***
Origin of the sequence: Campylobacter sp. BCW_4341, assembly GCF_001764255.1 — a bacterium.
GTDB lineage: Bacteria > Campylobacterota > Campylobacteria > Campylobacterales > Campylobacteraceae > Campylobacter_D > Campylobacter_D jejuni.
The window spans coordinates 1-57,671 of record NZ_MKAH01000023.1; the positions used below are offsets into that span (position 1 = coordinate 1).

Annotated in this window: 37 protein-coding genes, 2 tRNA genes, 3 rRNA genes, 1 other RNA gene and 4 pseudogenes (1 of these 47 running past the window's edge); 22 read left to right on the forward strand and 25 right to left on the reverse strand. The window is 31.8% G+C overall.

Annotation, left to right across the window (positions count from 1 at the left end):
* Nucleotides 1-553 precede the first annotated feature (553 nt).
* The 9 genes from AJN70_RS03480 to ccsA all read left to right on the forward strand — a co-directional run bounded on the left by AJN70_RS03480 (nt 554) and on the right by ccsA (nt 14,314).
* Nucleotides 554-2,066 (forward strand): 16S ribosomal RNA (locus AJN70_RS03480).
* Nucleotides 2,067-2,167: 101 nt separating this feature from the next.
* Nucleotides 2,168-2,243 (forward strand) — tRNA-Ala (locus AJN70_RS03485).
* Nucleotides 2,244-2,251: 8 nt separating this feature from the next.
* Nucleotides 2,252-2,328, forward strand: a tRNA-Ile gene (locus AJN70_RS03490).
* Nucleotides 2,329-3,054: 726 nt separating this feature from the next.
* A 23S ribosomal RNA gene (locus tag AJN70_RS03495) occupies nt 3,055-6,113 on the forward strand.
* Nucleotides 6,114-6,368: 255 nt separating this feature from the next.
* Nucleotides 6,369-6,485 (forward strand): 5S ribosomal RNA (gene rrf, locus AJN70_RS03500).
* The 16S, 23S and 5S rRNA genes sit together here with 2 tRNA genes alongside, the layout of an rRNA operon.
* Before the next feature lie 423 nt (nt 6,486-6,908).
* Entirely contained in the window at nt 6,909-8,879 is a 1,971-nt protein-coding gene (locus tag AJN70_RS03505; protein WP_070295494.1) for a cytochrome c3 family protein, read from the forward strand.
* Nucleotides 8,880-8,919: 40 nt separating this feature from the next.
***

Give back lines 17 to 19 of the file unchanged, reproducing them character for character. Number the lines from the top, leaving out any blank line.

* The 16S, 23S and 5S rRNA genes sit together here with 2 tRNA genes alongside, the layout of an rRNA operon.
* Before the next feature lie 423 nt (nt 6,486-6,908).
* Entirely contained in the window at nt 6,909-8,879 is a 1,971-nt protein-coding gene (locus tag AJN70_RS03505; protein WP_070295494.1) for a cytochrome c3 family protein, read from the forward strand.